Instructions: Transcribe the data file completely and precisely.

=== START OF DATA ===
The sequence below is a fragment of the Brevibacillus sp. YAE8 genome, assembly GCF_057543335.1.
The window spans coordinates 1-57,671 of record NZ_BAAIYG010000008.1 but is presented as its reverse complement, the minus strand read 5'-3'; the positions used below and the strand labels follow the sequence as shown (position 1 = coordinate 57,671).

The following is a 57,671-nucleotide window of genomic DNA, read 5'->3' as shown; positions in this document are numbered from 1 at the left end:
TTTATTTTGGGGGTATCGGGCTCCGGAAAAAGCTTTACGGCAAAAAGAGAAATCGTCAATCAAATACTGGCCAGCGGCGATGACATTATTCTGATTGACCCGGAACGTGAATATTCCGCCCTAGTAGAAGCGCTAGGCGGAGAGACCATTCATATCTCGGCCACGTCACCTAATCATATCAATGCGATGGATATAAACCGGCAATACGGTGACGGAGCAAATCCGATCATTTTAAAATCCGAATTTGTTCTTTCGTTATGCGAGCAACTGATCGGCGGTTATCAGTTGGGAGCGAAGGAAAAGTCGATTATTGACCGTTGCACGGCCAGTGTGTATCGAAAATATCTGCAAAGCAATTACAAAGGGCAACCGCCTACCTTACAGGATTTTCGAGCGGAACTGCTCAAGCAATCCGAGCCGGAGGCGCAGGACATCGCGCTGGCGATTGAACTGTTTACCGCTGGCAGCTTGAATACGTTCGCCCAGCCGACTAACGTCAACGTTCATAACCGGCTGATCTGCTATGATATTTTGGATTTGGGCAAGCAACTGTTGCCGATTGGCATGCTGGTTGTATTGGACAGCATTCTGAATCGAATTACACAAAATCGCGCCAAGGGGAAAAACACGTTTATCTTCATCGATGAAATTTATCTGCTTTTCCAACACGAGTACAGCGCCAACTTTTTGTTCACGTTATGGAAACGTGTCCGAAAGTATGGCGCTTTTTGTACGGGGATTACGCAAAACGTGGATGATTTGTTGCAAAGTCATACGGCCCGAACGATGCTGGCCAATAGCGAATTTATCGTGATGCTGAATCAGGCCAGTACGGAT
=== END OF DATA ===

The sequence below is a fragment of the Brevibacillus sp. YAE8 genome, assembly GCF_057543335.1.
The window spans coordinates 1-57,671 of record NZ_BAAIYG010000008.1 but is presented as its reverse complement, the minus strand read 5'-3'; the positions used below and the strand labels follow the sequence as shown (position 1 = coordinate 57,671).

The following is a 57,671-nucleotide window of genomic DNA, read 5'->3' as shown; positions in this document are numbered from 1 at the left end:
TTTATTTTGGGGGTATCGGGCTCCGGAAAAAGCTTTACGGCAAAAAGAGAAATCGTCAATCAAATACTGGCCAGCGGCGATGACATTATTCTGATTGACCCGGAACGTGAATATTCCGCCCTAGTAGAAGCGCTAGGCGGAGAGACCATTCATATCTCGGCCACGTCACCTAATCATATCAATGCGATGGATATAAACCGGCAATACGGTGACGGAGCAAATCCGATCATTTTAAAATCCGAATTTGTTCTTTCGTTATGCGAGCAACTGATCGGCGGTTATCAGTTGGGAGCGAAGGAAAAGTCGATTATTGACCGTTGCACGGCCAGTGTGTATCGAAAATATCTGCAAAGCAATTACAAAGGGCAACCGCCTACCTTACAGGATTTTCGAGCGGAACTGCTCAAGCAATCCGAGCCGGAGGCGCAGGACATCGCGCTGGCGATTGAACTGTTTACCGCTGGCAGCTTGAATACGTTCGCCCAGCCGACTAACGTCAACGTTCATAACCGGCTGATCTGCTATGATATTTTGGATTTGGGCAAGCAACTGTTGCCGATTGGCATGCTGGTTGTATTGGACAGCATTCTGAATCGAATTACACAAAATCGCGCCAAGGGGAAAAACACGTTTATCTTCATCGATGAAATTTATCTGCTTTTCCAACACGAGTACAGCGCCAACTTTTTGTTCACGTTATGGAAACGTGTCCGAAAGTATGGCGCTTTTTGTACGGGGATTACGCAAAACGTGGATGATTTGTTGCAAAGTCATACGGCCCGAACGATGCTGGCCAATAGCGAATTTATCGTGATGCTGAATCAGGCCAGTACGGAT